###### 3.10.1 Normal Distributions

A **normal distribution** is specified by two parameters: a mean μ and variance σ^{2}. We denote it *N*(μ,σ^{2}). Its PDF is

[3.91]

This is graphed in Exhibit 3.15:

Irrespective of its mean or standard deviation, every normal distribution has skewness and kurtosis

[3.92]

[3.93]

With a kurtosis of 3, normal distributions fall precisely between platykurtosis and leptokurtosis. Distributions that have lower kurtosis than a normal distribution are platykurtic. Those that have higher kurtosis are leptokurtic.

A linear polynomial of a normal random variable is also normal. If *X* ~ *N*(μ,σ^{2}),

[3.94]

for any constants *a*, *b* ∈ . This means that any *N*(μ,σ^{2}) random variable *X* can be expressed as a linear polynomial of some *N*(0,1) random variable* Z*:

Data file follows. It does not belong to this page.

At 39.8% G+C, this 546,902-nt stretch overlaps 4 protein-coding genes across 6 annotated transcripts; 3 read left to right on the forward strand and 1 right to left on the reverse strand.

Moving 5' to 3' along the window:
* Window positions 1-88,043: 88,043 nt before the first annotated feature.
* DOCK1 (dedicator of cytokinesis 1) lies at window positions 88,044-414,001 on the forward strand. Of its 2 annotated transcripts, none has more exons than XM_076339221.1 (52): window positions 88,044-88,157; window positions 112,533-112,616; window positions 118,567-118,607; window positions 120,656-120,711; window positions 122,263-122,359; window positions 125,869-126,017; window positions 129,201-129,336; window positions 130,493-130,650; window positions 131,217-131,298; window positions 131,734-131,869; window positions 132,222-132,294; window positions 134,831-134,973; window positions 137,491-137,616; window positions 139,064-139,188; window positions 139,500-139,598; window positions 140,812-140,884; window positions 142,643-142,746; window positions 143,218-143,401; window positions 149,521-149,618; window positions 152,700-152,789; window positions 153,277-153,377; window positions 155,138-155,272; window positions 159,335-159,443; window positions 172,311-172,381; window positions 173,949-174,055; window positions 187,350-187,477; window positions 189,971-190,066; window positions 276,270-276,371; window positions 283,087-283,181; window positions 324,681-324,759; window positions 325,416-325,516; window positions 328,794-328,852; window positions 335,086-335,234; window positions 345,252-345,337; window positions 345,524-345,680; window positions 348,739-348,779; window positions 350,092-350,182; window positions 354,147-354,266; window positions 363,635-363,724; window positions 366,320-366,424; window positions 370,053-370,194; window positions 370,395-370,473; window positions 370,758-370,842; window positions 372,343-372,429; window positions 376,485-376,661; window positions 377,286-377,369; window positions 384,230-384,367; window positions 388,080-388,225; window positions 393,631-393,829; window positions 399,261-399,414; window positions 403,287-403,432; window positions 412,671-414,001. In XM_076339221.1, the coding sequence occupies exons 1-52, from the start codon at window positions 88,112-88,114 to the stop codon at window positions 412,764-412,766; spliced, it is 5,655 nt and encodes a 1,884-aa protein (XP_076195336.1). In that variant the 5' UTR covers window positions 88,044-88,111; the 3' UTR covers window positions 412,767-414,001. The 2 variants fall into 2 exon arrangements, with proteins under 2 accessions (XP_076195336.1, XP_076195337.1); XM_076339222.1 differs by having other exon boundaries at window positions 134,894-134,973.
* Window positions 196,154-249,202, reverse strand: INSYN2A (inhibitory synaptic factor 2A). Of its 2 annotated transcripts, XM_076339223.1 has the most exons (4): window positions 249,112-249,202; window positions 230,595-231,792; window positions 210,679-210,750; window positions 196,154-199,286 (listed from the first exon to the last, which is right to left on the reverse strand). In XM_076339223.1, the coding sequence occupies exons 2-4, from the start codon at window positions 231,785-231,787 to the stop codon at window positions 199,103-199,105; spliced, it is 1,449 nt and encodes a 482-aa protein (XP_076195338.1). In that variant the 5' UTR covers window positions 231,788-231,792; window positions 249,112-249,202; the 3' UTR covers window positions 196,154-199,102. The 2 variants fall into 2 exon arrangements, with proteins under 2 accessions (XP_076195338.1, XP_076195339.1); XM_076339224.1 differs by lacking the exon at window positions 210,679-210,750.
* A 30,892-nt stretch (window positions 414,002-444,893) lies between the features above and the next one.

[3.95]

We call *N*(0,1) the **standard normal distribution**.

It has been proven that there is no closed-form expression for the CDF Φ of a normal distribution. The function exists. It simply cannot be expressed in terms of other standard functions. In practice, it and its inverse Φ^{–1} are approximated to many decimal places using computer algorithms. See Patel (1996).

Based upon [3.95], it follows that any quantile of an *N*(μ,σ^{2}) distribution occurs a distance from its mean μ that is a fixed multiple of σ. For example, the .90-quantile of a standard normal variable *Z* is obtained from a standard normal table as 1.282. Then, for any *N*(μ,σ^{2}) random variable *X*, the .90-quantile occurs 1.282 standard deviations σ above its mean μ because, by [3.95],

[3.96]

[3.97]

[3.98]

The result is independent of the values of μ and α. Accordingly, the .90-quantile of any *N*(μ,σ^{2}) random variable is 1.282 standard deviations σ greater than its mean μ. Results for other quantiles are shown in Exhibit 3.16:

Because a normal distribution is symmetrical about its mean, the .10, .05, .025, and .01 quantiles can be obtained by replacing plus signs with minus signs in Exhibit 3.16.

*N*(μ,σ

^{2}) distribution.

For large *m*, the binomial and normal distributions approximate one another as follows:

[3.99]